In the “what’s happening with us?” segment, Emma talks about her decision to find a new gym after a very disappointing event in which she fought and nobody from her gym showed up. She still fought and won, which you can read about in her blog post about the fight. I ask her a bit about the process of finding a new gym when she already has lived in Bangkok for many years and has an apartment and work, as opposed to the process of finding a gym when you are first touching down in Thailand and your options are far more open. Good luck to Emma! We’ll keep you updated on that in the next podcast. On my end, I was really excited to finally be put on the Fight Board at the gym, after 2 years of not being on there and with only one other western fighter having a slot there. It means a lot to me and I wrote about that in this blog post “The Fight Board – Belonging and Meaning in Acceptance”. But both between Emma’s disappointment of her trainers failing her and my rejoicing in the gesture of acceptance, the issue of how difficult it is to communicate directly and openly in Thailand with Thai people is a commonality between both stories.
And the “theme” of this podcast is Overtraining. I’ve written several blog posts on my take, which is summarized by the controversial take that Overtraining is a myth and under-recovering is the real problem. My most controversial article is “The Myth of Overtraining,” and here’s a list with all my articles on the subject. Emma also has a great blog post on the importance of active recovery and “Float Tank Therapy for Recovery and Mental Training,” which goes hand-in-hand with the topic of Overtraining, but doesn’t make a stand on whether or not that’s a thing. We discuss the mental aspects of both the symptoms ascribed to Overtraining and the mental aspects of recovery. Ultimately the issue is that people need to own their training, but we invite you to add to this discussion on the Roundtable Forum if you’re interested in doing so.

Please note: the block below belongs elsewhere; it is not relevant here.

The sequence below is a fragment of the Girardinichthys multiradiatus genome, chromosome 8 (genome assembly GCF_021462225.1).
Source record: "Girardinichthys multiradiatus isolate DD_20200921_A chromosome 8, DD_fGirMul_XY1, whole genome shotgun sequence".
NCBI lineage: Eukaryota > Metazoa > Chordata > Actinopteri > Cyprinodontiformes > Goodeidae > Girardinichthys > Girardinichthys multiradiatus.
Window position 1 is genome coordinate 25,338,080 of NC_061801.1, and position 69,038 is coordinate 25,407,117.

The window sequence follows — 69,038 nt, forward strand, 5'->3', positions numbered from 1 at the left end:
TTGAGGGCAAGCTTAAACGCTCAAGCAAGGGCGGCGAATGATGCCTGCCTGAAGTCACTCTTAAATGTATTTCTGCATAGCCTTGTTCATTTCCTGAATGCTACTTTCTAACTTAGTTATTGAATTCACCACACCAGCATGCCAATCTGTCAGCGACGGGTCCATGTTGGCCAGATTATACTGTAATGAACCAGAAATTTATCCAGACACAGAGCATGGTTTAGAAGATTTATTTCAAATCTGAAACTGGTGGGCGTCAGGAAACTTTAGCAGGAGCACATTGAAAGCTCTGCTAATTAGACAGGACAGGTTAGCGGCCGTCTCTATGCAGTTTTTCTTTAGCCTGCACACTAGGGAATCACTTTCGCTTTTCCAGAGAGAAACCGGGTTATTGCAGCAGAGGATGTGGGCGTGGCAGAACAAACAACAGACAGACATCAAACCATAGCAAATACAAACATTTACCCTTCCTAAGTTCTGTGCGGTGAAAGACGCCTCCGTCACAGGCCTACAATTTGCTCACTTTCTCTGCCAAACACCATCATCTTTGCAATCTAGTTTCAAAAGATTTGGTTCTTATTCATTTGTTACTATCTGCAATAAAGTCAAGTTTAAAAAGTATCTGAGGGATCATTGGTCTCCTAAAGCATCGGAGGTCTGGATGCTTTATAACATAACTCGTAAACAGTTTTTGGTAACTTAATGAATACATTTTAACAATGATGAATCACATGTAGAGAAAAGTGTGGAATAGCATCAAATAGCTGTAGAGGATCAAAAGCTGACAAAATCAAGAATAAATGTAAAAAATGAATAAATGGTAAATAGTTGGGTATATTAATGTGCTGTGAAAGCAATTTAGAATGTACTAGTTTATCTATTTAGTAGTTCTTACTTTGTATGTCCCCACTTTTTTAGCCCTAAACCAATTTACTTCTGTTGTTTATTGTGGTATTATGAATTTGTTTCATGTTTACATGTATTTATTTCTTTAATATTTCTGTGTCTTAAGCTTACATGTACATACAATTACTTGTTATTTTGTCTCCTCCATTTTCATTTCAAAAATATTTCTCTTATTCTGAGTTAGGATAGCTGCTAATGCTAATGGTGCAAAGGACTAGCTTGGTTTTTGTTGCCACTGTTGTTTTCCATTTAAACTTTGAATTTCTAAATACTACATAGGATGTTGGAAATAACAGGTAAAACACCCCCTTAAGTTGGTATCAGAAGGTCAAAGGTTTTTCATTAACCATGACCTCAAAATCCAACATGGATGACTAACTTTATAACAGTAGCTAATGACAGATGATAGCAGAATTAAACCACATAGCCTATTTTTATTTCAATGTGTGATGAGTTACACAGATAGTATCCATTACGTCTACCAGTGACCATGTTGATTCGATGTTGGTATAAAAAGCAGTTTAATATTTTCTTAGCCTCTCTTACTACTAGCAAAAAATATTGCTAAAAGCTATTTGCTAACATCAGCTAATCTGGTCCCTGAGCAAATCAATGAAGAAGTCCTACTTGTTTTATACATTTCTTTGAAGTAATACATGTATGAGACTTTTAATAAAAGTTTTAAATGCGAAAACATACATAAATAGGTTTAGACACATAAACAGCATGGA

And lastly we revisit something we tried a few episodes ago, which is what media we consume in the form of podcasts, shows and books. Emma is reading a fantastically awful book that was left at her work, called “The Dice Man,” and has sent me screenshots of some of her favorite segments. That’s amazingly entertaining. I’ve just finished a TV show that I really enjoyed, based on the Soderburgh movie of the same name, “The Girlfriend Experience.” And we’ve both delved into a True Crime podcast (Emma got me into it and she’s handling it far better than I am) called “The Sword and the Scale.” I also listen to TEDx Radio Hour, but complain that I don’t like their new host. So… take that for whatever it’s worth.
2 Ladies in the Kingdom is sponsored by Lo-Bloo, which is the only female groin guard on the market that we’ve ever seen to be effective and comfortable. They also make male groin guards. You can order through Amazon.us or Amazon.uk (shipping anywhere in the world) and use our podcast’s promo code for a discount: SAVE2ITK – you can see my review of the Lo-bloo guard, even before they were our sponsor.